In Bellingham, Washington, the Church of the Assumption has a singular architectural distinction: Its steeple reportedly is the city’s tallest. That’s quite a feat considering that the red-brick church, which is a prominent downtown icon, is nearly a century old.
In preparation for the celebration of the church building’s October 2021 centenary, parishioners embarked on a major building restoration and renovation project that included the installation of a new roof.
The parish itself was established in 1889; in 1921, the church moved to its present site on Cornwall Avenue. It took the parish nearly 30 years to pay off the $200,000 cost of the building. The current campus includes a gym and parish center, which were added in 1962, as well as a school and chapel.
The old synthetic slate roof—installed 15 years previously—was cracking, allowing water to leak into the building. Parishioners considered replacing the synthetic slate with real slate, but they wanted a maintenance-free alternative that would not only be in sync with the building’s architectural heritage but also could weather Bellingham’s wet climate.
“This isn’t just someone’s house,” says Karen Zuther, parish administrator for the church. “We won’t be selling this. We’ll be handing this off to the next generation, so we wanted it to last.”
That’s why Brett Esary, president of Esary Roofing & Siding of Burlington, Washington, suggested the church consider CertainTeed’s Matterhorn Slate, which is made of steel but looks like the natural stone. “The price is about 20 percent less than slate and it’s much lighter in weight,” Esary says. “Slate has to be cleaned every couple of years; Matterhorn doesn’t.”
CertainTeed, which has been in business since 1904, introduced its metal roofing in 2015. There are three profiles—slate, shake and tile—in dozens of colors. “Traditional standing-seam systems are what people picture when they think of metal roofing,” says Dale Walton, residential product manager for CertainTeed. “The vertical steel panels of that design offer excellent performance but are limited to certain architectural styles, such as farmhouses and barns. Our roofing offers a variety of looks between modern and classic styles that mimic traditional materials.”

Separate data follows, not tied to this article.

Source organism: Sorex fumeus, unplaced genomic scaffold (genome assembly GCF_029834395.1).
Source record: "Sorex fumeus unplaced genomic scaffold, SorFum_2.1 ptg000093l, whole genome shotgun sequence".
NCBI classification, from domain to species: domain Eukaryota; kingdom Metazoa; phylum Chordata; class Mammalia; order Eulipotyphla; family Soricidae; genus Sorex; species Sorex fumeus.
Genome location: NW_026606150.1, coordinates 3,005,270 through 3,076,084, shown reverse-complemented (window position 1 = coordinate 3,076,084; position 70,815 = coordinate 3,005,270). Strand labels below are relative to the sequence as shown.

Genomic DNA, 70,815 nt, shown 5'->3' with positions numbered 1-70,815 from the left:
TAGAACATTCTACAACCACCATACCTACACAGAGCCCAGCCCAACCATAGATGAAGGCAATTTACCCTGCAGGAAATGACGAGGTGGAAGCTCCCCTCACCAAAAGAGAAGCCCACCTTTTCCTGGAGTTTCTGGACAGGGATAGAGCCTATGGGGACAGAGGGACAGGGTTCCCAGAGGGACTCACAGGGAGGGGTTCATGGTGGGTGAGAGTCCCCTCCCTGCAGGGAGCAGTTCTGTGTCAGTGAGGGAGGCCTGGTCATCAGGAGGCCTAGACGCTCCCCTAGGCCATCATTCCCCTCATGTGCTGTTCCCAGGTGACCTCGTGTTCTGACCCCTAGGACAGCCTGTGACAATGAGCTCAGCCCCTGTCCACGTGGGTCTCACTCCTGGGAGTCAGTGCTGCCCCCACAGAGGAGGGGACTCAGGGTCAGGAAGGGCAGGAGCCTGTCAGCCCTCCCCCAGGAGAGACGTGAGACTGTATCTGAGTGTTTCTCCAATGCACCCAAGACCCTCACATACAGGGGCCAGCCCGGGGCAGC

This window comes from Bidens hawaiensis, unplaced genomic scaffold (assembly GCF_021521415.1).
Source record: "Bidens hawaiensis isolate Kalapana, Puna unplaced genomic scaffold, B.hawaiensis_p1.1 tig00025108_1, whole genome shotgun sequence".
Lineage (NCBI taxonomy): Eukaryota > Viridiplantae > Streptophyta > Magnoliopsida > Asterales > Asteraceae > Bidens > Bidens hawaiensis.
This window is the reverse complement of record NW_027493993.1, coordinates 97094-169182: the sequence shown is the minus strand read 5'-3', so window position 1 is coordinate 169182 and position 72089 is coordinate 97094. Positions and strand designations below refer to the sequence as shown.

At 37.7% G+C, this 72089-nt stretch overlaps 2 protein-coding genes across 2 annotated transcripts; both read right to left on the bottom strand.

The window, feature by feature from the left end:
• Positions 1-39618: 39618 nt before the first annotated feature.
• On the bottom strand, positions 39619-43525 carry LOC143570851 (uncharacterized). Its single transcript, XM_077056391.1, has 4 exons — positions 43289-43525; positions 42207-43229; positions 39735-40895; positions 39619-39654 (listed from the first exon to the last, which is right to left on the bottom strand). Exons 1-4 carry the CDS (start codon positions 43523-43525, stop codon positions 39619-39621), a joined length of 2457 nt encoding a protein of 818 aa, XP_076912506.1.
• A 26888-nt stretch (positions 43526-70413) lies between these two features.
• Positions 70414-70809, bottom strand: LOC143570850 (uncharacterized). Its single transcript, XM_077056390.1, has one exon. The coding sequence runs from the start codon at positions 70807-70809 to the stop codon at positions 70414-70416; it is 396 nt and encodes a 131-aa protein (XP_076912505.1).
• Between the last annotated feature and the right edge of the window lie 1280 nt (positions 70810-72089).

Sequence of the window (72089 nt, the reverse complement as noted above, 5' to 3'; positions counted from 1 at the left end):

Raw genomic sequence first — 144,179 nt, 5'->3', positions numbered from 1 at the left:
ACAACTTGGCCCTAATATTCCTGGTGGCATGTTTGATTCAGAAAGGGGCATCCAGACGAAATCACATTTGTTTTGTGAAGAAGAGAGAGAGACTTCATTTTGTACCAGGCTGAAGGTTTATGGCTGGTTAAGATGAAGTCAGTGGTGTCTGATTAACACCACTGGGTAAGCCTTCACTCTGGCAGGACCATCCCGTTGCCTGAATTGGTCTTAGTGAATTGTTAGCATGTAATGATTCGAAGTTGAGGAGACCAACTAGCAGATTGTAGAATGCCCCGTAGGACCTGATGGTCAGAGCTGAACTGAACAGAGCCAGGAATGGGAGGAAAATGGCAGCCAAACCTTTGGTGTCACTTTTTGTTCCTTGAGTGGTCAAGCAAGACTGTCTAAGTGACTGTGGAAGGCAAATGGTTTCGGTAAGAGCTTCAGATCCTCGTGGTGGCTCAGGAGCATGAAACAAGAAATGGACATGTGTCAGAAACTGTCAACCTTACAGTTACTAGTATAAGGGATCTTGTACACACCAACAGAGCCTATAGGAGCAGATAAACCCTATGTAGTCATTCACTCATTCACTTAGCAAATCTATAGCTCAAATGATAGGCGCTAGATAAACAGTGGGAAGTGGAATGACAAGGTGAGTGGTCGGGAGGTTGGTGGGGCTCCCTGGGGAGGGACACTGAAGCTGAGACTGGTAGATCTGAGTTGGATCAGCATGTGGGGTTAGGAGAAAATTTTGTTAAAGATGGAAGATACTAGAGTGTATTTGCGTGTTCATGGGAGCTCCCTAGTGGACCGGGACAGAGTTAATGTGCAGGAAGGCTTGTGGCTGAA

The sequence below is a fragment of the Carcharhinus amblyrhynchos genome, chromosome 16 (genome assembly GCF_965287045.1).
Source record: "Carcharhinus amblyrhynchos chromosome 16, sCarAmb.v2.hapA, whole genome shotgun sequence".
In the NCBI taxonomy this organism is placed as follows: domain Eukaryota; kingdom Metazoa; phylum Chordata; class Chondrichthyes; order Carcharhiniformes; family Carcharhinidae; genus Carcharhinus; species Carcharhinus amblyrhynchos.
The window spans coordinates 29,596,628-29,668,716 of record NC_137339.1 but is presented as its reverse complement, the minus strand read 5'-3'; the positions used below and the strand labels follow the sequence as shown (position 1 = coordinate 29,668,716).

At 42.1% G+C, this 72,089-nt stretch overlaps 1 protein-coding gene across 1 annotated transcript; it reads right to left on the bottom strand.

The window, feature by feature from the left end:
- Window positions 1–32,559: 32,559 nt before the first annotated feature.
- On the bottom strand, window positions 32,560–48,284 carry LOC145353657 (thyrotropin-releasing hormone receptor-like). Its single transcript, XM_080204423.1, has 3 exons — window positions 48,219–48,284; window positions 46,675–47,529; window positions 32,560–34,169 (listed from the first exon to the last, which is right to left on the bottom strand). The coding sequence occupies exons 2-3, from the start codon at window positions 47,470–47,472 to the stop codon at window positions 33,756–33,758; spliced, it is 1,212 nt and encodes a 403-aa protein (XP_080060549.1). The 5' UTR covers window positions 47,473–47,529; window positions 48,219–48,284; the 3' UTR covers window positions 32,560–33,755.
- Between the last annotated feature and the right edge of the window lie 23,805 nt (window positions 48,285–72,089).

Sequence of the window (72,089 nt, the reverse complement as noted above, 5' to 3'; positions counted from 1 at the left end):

He says that Matterhorn Slate is particularly suited to historic restorations and traditional-style commercial and residential projects because it has proprietary chiseling that gives it a slightly weathered look.
“The products come with a limited lifetime warranty against manufacturing defects for residential use and a 50-year limited warranty for commercial,” he says. “And we offer the resources to support the product. We promise all new contractors that we will have a tech person on site just as we did at the Church of the Assumption.”
Esary, whose 52-year-old company regularly uses CertainTeed products on its commercial and residential projects, says Matterhorn Slate was the perfect choice for the 20,000-square-foot roof and spire.
“The panels are 24 inches by 48 inches, so it’s about 30 to 40 percent faster to install than stone,” Esary says.
CertainTeed’s MetaLayment, a water-and-tear-resistant underlayment that self-seals around each nail driven through it, was placed under the metal panels for maximum protection against inclement weather.
“You can see the Church of the Assumption from everywhere in the city,” Esary says. “We knew the installation had to be perfect.”
He says Matterhorn made things go smoothly.
“The install crews loved working with the product,” Esary says. “They loved the ease of installation and the quality of the components of the system.”
The biggest challenge, he says, was working around the other crews and the church schedule.
“The whole building was surrounded by scaffolding because painting, masonry work, and window replacements were being done at the same time,” he says. “It took lots of coordination, and there were times that we had to do things in sections and we had to stop work because of funerals.”
CertainTeed’s Matterhorn Slate looks so much like slate that many people take it for authentic stone.
“Even when we were installing it, people thought it was real slate,” Esary says. “Everybody we talked with loves it.”
The Rev. K. Scott Connolly says parishioners are pleased with the look of the new roof.
“It blends in so well with the beauty of our building and enhances the aesthetic for which we had hoped,” Connolly says. “We’ve been here for 100 years, and with this roof, we plan to maintain this building for the next hundred.”